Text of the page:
Ripped to Shreds – 亂 (Luan) Review

Masterminded by talented individual Andrew Lee, Bay Area’s Ripped to Shreds explore traditional, no-frill, spine-severing values of old school death. I’ve been keeping close tabs on the band since they emerged with 2018’s impressive debut LP 埋葬, essentially a one-man wrecking ball of vibrant, riff-riddled, suitably vicious death, owing a debt to legends of the past. Following a lengthy period of derivative stagnation, old school death in its various, insidious forms has gained significant traction and momentum in recent years. Ripped to Shreds are primed to make their own impression, bringing the heart and hardware on sophomore album 亂 (Luan), beefing up their rising status as a formidable force in the current death metal scene.

Lee’s line-up for this destructive sophomore platter is bolstered by the addition of drummer Justin Bean, while Tom Warrior1adds some dramatic synth work into the mix. Steering clear of the more progressive old school approach from modern trailblazers like Horrendous, Ripped to Shreds instead operate in similarly punishing fashion as fellow old school heavyweights Extremity, aiming straight for the jugular and rarely letting up across the album’s relentless campaign. This would mean fuck all if Ripped to Shreds didn’t possess the writing chops and riffs to rumble the underground. Thankfully concerns in this regard are rapidly and brutally squashed. Following the dramatic and ominous notes of the intro, Ripped to Shreds dispense with the pleasantries on the awesomely titled “Righteous Fist to the Teeth of the Wicked.” It’s a raw, rampant tune and potent early serving of what Luan has to offer.

Drawing influence from death metal’s rich past, Ripped to Shreds pound out buzzsaw riffage, d-beat thrashcapades, and malevolent melodies straight outta Stockholm, coupled with the blastier, more technical properties of the classic Floridian scene. Ripped to Shreds inject enough fresh energy and writing to avoid being another derivative knock-off. Although a palatable and accessible album, when Ripped to Shreds reach white-hot intensity, such as the explosive mid-section of “Eight Immortals Feast,” they embrace grindier influences, recalling classic Terrorizer. This serves to add an extra layer of raw extremity to proceedings. Speed is the album’s weapon of choice, but there’s enough structural variety and festering grooves to largely prevent monotony creeping in. For instance, “Throes of a Dying Age” channels Obituary and explores doomier terrain during its patient first half before raising the stakes with blastier fare. And for what they lack in variety, Lee’s rabid vocals are a gnarly, urgent and appropriate accompaniment to the album’s formidable armory.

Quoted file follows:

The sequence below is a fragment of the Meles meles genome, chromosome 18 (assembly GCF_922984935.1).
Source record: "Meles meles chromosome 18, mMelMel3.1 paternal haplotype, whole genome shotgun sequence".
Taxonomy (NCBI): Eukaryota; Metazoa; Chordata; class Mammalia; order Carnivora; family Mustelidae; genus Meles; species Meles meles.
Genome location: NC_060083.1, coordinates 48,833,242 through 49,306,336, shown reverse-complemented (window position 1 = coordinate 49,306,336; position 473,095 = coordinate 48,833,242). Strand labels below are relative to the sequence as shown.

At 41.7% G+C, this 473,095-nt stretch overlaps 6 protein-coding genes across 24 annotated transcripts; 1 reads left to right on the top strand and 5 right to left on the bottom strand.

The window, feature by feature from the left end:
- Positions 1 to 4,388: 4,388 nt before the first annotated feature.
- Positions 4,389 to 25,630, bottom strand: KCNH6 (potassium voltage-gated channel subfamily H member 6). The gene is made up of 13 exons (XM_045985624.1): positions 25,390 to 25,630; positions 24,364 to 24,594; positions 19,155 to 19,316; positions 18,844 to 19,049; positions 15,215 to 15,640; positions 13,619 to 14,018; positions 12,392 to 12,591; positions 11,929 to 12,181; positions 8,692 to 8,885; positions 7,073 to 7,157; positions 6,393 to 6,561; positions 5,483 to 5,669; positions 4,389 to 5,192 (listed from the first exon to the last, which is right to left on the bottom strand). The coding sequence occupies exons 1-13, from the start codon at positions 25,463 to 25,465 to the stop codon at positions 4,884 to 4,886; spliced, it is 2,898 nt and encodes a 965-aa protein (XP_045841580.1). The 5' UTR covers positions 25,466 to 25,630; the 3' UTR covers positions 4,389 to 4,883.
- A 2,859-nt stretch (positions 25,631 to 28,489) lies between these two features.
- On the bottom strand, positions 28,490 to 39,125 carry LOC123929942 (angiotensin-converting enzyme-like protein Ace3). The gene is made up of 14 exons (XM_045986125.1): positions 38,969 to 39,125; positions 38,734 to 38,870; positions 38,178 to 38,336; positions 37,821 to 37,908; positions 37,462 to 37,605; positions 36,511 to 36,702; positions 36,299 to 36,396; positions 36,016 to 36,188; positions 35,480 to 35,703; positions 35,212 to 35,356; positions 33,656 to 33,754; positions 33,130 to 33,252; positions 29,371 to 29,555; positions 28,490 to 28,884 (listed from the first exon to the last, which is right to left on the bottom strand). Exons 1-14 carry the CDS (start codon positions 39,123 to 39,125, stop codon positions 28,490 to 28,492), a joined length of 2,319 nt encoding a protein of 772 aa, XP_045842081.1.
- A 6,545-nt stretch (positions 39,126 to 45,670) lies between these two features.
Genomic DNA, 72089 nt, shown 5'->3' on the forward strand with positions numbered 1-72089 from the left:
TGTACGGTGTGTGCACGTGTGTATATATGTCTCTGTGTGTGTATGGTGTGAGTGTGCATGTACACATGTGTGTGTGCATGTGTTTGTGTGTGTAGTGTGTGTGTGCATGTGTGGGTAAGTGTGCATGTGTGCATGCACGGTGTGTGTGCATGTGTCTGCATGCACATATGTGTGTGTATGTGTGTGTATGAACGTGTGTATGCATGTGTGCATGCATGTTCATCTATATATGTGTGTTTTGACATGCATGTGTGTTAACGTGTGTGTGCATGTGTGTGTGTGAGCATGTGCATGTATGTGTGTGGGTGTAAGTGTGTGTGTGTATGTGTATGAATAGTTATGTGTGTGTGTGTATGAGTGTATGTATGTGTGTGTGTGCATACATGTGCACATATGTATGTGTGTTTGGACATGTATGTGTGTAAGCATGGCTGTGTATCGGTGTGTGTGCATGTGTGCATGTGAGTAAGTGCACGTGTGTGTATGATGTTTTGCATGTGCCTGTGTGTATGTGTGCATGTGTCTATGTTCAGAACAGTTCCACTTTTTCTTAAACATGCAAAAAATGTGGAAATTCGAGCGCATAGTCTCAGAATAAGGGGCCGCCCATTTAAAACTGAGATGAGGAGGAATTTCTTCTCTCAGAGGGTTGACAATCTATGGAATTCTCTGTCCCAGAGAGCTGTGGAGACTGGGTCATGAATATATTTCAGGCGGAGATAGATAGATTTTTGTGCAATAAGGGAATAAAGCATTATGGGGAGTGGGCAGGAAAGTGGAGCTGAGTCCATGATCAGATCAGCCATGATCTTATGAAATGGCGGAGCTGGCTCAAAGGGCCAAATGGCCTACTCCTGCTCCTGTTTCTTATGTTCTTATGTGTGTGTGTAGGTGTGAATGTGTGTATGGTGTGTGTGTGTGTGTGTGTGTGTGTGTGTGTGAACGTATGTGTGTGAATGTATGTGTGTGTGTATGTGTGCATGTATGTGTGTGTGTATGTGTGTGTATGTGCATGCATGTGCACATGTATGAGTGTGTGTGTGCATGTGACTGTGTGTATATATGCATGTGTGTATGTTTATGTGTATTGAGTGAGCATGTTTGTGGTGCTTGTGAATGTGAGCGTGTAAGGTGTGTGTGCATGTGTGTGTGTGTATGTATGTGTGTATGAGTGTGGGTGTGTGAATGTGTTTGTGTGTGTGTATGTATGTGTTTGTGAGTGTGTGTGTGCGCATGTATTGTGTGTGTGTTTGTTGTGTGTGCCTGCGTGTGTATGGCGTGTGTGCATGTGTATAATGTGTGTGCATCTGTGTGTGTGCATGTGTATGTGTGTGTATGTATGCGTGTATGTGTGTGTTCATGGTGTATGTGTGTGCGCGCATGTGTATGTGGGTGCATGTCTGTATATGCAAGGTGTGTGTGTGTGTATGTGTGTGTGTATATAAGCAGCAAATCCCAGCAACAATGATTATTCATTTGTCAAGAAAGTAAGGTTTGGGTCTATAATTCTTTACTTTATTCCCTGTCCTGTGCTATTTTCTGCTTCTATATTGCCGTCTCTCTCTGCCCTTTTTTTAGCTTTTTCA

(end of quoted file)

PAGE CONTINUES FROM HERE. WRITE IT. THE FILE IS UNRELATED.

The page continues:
Ripped to Shreds get by with a little help from their friends and Luan is all the better for it. While the core duo of Lee (vocals, guitars, bass) and Bean operate with the tenacity and weight of a much larger unit, there are some inspired contributors featured. The propulsive, unchained violence and fetid grooves of highlight “白骨精 (White Bone Spirit)” is punctuated by a sterling solo from the awesome Takafumi Matsubara (Gridlink, Formless Master). While the blasty, knotted fury of “Opening Salvo” is adorned with a fantastic, multi-layered, utterly inspired guest spot from prolific shredder Phil Tougas (Chthe’ilist, First Fragment, Eternity’s End). Adding to the arsenal is Horrendous kingpin Damian Herring, who demonstrates his formidable talents on closer “Remnants” as well as providing a typically dynamic mastering job.

There are no real lowlights to speak of, though the stronger tunes stand above the pack, while “Intro” and “Interlude” feature thematic synth work but sound a bit out of whack amidst the firestorm. Regardless, for death metal enthusiasts of all persuasions, Luan is an easy album to like. Ripped to Shreds weave their own fresh threads through a labyrinth of familiar influences, grafting new flesh onto ragged old bones. It’s the impassioned, feral delivery and strong writing that elevates the band in the ever-crowded realms of the old school death scene.

Rating: 3.5/5.0
DR: 10 | Format Reviewed: 320 kbps mp3
Label: Pulverised Records
Websites: |
Releases Worldwide: April 17th, 2020

Show 1 footnote

  1. No, not the Celtic Frost Tom. – Steel
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